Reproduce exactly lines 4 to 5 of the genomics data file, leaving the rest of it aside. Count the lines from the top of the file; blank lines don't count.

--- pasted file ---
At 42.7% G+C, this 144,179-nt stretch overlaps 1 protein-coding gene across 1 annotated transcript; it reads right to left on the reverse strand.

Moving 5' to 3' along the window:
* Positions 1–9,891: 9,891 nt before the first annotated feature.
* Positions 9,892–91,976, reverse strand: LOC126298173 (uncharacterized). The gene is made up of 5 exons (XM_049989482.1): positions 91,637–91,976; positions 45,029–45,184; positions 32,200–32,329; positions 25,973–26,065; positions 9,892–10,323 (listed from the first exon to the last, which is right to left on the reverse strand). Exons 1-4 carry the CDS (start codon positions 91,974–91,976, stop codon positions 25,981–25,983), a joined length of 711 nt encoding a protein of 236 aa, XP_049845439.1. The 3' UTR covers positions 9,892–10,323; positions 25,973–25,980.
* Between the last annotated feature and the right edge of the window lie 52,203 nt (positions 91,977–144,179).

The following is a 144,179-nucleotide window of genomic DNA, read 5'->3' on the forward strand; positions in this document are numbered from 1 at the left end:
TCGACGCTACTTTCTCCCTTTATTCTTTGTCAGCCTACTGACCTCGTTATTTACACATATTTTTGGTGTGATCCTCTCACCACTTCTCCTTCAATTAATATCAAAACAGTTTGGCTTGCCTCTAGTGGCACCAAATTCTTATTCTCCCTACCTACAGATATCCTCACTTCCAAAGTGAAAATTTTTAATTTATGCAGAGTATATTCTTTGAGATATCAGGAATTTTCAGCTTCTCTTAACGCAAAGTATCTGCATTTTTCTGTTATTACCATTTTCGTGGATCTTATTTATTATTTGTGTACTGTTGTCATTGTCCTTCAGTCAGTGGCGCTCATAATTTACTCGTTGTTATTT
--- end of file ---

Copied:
* Positions 9,892–91,976, reverse strand: LOC126298173 (uncharacterized). The gene is made up of 5 exons (XM_049989482.1): positions 91,637–91,976; positions 45,029–45,184; positions 32,200–32,329; positions 25,973–26,065; positions 9,892–10,323 (listed from the first exon to the last, which is right to left on the reverse strand). Exons 1-4 carry the CDS (start codon positions 91,974–91,976, stop codon positions 25,981–25,983), a joined length of 711 nt encoding a protein of 236 aa, XP_049845439.1. The 3' UTR covers positions 9,892–10,323; positions 25,973–25,980.
* Between the last annotated feature and the right edge of the window lie 52,203 nt (positions 91,977–144,179).